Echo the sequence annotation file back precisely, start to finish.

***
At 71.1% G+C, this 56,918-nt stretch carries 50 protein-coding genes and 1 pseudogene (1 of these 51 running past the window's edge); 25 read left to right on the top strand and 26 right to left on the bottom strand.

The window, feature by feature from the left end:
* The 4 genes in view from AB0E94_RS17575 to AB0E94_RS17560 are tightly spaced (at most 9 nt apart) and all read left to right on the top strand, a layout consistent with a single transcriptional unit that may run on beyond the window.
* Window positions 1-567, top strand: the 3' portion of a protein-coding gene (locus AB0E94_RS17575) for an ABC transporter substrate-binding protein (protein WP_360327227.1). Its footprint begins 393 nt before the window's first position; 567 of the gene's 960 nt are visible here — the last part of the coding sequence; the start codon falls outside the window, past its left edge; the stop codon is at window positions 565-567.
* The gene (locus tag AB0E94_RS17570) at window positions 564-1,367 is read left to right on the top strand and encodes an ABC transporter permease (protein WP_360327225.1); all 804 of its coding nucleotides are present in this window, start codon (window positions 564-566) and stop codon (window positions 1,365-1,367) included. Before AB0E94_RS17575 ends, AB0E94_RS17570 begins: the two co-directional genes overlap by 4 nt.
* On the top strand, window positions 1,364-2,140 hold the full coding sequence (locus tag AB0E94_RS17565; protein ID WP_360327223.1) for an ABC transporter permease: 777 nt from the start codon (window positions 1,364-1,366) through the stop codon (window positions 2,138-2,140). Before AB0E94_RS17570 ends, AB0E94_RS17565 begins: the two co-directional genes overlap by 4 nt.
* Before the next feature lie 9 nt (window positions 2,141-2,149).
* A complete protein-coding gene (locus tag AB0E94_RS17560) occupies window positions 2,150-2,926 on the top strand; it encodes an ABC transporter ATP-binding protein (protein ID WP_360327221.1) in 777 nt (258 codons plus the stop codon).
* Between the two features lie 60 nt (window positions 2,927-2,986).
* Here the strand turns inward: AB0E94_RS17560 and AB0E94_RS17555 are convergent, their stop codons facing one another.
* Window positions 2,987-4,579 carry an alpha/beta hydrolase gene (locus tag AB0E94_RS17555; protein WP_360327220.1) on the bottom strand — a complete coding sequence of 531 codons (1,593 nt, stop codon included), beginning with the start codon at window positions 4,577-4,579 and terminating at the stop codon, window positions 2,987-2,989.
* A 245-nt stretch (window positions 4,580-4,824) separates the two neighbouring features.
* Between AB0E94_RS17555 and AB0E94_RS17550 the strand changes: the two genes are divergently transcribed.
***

At 71.1% G+C, this 56,918-nt stretch carries 50 protein-coding genes and 1 pseudogene (1 of these 51 running past the window's edge); 25 read left to right on the top strand and 26 right to left on the bottom strand.

The window, feature by feature from the left end:
* The 4 genes in view from AB0E94_RS17575 to AB0E94_RS17560 are tightly spaced (at most 9 nt apart) and all read left to right on the top strand, a layout consistent with a single transcriptional unit that may run on beyond the window.
* Window positions 1-567, top strand: the 3' portion of a protein-coding gene (locus AB0E94_RS17575) for an ABC transporter substrate-binding protein (protein WP_360327227.1). Its footprint begins 393 nt before the window's first position; 567 of the gene's 960 nt are visible here — the last part of the coding sequence; the start codon falls outside the window, past its left edge; the stop codon is at window positions 565-567.
* The gene (locus tag AB0E94_RS17570) at window positions 564-1,367 is read left to right on the top strand and encodes an ABC transporter permease (protein WP_360327225.1); all 804 of its coding nucleotides are present in this window, start codon (window positions 564-566) and stop codon (window positions 1,365-1,367) included. Before AB0E94_RS17575 ends, AB0E94_RS17570 begins: the two co-directional genes overlap by 4 nt.
* On the top strand, window positions 1,364-2,140 hold the full coding sequence (locus tag AB0E94_RS17565; protein ID WP_360327223.1) for an ABC transporter permease: 777 nt from the start codon (window positions 1,364-1,366) through the stop codon (window positions 2,138-2,140). Before AB0E94_RS17570 ends, AB0E94_RS17565 begins: the two co-directional genes overlap by 4 nt.
* Before the next feature lie 9 nt (window positions 2,141-2,149).
* A complete protein-coding gene (locus tag AB0E94_RS17560) occupies window positions 2,150-2,926 on the top strand; it encodes an ABC transporter ATP-binding protein (protein ID WP_360327221.1) in 777 nt (258 codons plus the stop codon).
* Between the two features lie 60 nt (window positions 2,927-2,986).
* Here the strand turns inward: AB0E94_RS17560 and AB0E94_RS17555 are convergent, their stop codons facing one another.
* Window positions 2,987-4,579 carry an alpha/beta hydrolase gene (locus tag AB0E94_RS17555; protein WP_360327220.1) on the bottom strand — a complete coding sequence of 531 codons (1,593 nt, stop codon included), beginning with the start codon at window positions 4,577-4,579 and terminating at the stop codon, window positions 2,987-2,989.
* A 245-nt stretch (window positions 4,580-4,824) separates the two neighbouring features.
* Between AB0E94_RS17555 and AB0E94_RS17550 the strand changes: the two genes are divergently transcribed.